Originally published in Cultural Weekly on September 7, 2016.

Thirty years ago, when we were young and beautiful, we were part of Los Angeles’s theatre revolution. At its heart was the Los Angeles Theatre Center, and the seed within that heart was the nascent Latino Theater Company, founded by José Luis Valenzuela, its artistic director, and the company’s playwright, Evelina Fernandez.

I first met José Luis and Evelina in the offices of Bill Bushnell and Diane White, who were running the Los Angeles Actors’ Theatre, where I was the dramaturg. José Luis, Evelina, and a trio of loyal actors were founding a theatre lab. We went on to build and open the Los Angeles Theatre Center, which housed that lab. After the Theatre Center folded as an organization in 1991, the Lab became an Initiative, and finally a Company; ten years ago the Latino Theatre Company took over the lease and now runs and programs the house we all built together.

Today we are older, and beautiful in a different way.

“We learned it takes a long time,” José Luis said. “It takes forever,” Evelina added. We were having breakfast in Downtown LA’s Arts District under a cloudy sky.

“Thirty years ago it didn’t matter if we were great or not,” José Luis said. “We were Latinos, off to the side.”

Back in that day we all did theatre because we could. We did diversity before it was a common word; we called it “multi-culturalism” and made it our by-word not out of political correctness but because that’s the way we experienced our world. Our theatre was new and fragile, the stuff of sweat, long days and longer nights, new playwrights coming into dress rehearsals with fresh pages, preview performances where offended audiences might not show up for the second act.

“You remember when we were young, you and I?” José Luis sipped his coffee. “It was about the Wonder Boy. So if you were not brilliant at 27, you were a loser. Some of our friends, who were brilliant at that age, are gone now. It got so bad for them after that first year or two of success. It was easier to disappear. But we lived through it.

“That is just the fate of American culture and our theatre. We went through performance art, post-modernism, minimalism. We struggled with the idea of important theatre that matters, theatre with a clear narrative – which for many years was not what the national dialogue was. Somehow, that’s coming back. Once again, the story is important.”

It reminded me of Beckett. I can’t go on. I’ll go on. “I just keep putting one foot in front of the other,” I said.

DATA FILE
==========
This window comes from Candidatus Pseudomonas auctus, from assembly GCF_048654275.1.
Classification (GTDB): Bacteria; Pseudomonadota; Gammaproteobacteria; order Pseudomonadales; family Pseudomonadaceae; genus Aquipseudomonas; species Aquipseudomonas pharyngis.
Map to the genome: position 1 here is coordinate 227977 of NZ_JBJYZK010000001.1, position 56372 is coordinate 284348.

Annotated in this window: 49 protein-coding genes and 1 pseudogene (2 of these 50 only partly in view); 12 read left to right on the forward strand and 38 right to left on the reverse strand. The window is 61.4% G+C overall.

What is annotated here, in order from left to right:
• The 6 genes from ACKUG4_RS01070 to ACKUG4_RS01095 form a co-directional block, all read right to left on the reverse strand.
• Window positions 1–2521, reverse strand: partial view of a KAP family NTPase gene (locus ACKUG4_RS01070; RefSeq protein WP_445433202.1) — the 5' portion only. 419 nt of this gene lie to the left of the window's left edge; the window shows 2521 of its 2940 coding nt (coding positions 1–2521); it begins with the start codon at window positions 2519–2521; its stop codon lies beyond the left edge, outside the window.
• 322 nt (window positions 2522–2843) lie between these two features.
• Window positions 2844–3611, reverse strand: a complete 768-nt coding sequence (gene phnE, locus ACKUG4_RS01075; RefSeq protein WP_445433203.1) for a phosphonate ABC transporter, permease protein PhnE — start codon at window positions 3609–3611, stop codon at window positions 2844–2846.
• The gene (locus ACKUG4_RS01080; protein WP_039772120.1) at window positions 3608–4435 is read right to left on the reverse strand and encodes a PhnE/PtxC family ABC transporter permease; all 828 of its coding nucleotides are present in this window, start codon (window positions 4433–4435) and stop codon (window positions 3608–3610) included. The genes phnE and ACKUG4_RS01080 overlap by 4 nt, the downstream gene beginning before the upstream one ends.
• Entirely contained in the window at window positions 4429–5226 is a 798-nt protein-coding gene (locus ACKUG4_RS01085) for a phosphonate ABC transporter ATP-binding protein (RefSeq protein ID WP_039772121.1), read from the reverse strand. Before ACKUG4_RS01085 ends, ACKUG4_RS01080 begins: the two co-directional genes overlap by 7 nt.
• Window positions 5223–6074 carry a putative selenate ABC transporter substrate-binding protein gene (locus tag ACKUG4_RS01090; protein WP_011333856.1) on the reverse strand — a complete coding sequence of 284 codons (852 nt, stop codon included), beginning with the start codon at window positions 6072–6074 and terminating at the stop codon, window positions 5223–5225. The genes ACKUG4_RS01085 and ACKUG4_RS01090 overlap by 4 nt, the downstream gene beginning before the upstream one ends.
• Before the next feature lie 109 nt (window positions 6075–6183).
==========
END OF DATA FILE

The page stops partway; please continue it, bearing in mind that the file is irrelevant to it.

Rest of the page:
“It’s necessary,” agreed Evelina, reflecting on why she writes her plays. “These stories are necessary for the country and the world to understand that there’s a whole other narrative that isn’t being told about my people. We’re stubborn, we believe in it. We feel we have to do our part.”

“But here’s the problem, the contradiction, I wrestle with,” I began, heading into the complications of the art. “It’s important to change the narrative—but it is so hard to get butts in seats. Where is the audience for the important work?”

“It’s not the lack of an audience. It’s how do we support that audience and change what success means in the theatre?” said José Luis. “People see income as success. But theatre’s not about profit. We had 12,000 people come to see 19 plays in one month. That’s a lot of people. We sold the tickets for $5, so everybody came. We’re doing the Mexican Trilogy right now, and it’s a huge production. I have to sell 2,000 tickets at the regular price. Then I can sell the student tickets at $15. There are already 1,000 students who want to come for $15… but that’s only $15,000. I wish we could sell all the tickets for $15… then we’d be sold out! There would be no empty seats. But because wealth is not equitably distributed to the arts, we have to be the ones who keep searching for paths to financial stability.”

“It didn’t used to be that way,” I said. “When western theatre started in Athens 2,500 years ago, theatre was considered so important to the fabric of society that the audiences were paid to go to the theatre. They didn’t pay to go. They were paid to show up. One day we should get a gigantic grant and do a play where the audience is paid to come see the play. It would have to be a very political play, because it’s an inherently political act, to pay the audience to show up.”

“That’s what they do in politics” nodded José Luis. “They pay people to show up, because they need them to send the message out.”

“That would be ideal.” Evelina agreed. “Let’s do that.”

Could a theatre do something that revolutionary? José Luis and Evelina had to get to rehearsal, and I had an appointment with a laptop. It was time to end breakfast, but of course the conversation would go on. Theatre is vital because it becomes the canvas on which all social and human issues are splattered, no matter how young or old you are.

Image: José Luis Valenzuela and Evelina Fernandez going over rehearsals for La Virgen de Guadalupe.